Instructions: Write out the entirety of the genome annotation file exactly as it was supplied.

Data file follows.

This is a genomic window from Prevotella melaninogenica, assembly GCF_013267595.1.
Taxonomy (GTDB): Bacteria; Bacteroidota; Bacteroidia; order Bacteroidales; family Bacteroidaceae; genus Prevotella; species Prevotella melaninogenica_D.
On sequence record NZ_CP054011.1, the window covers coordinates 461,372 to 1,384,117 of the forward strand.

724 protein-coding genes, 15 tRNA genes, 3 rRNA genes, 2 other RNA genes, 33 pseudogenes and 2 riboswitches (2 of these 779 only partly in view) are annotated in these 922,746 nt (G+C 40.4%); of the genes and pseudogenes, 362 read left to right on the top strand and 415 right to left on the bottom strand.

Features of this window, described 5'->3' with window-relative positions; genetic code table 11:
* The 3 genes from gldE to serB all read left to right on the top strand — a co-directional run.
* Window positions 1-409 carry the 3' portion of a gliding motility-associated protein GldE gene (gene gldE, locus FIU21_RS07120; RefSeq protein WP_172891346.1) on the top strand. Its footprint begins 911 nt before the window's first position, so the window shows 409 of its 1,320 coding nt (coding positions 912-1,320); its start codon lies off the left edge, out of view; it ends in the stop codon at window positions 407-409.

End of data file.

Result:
This is a genomic window from Prevotella melaninogenica, assembly GCF_013267595.1.
Taxonomy (GTDB): Bacteria; Bacteroidota; Bacteroidia; order Bacteroidales; family Bacteroidaceae; genus Prevotella; species Prevotella melaninogenica_D.
On sequence record NZ_CP054011.1, the window covers coordinates 461,372 to 1,384,117 of the forward strand.

724 protein-coding genes, 15 tRNA genes, 3 rRNA genes, 2 other RNA genes, 33 pseudogenes and 2 riboswitches (2 of these 779 only partly in view) are annotated in these 922,746 nt (G+C 40.4%); of the genes and pseudogenes, 362 read left to right on the top strand and 415 right to left on the bottom strand.

Features of this window, described 5'->3' with window-relative positions; genetic code table 11:
* The 3 genes from gldE to serB all read left to right on the top strand — a co-directional run.
* Window positions 1-409 carry the 3' portion of a gliding motility-associated protein GldE gene (gene gldE, locus FIU21_RS07120; RefSeq protein WP_172891346.1) on the top strand. Its footprint begins 911 nt before the window's first position, so the window shows 409 of its 1,320 coding nt (coding positions 912-1,320); its start codon lies off the left edge, out of view; it ends in the stop codon at window positions 407-409.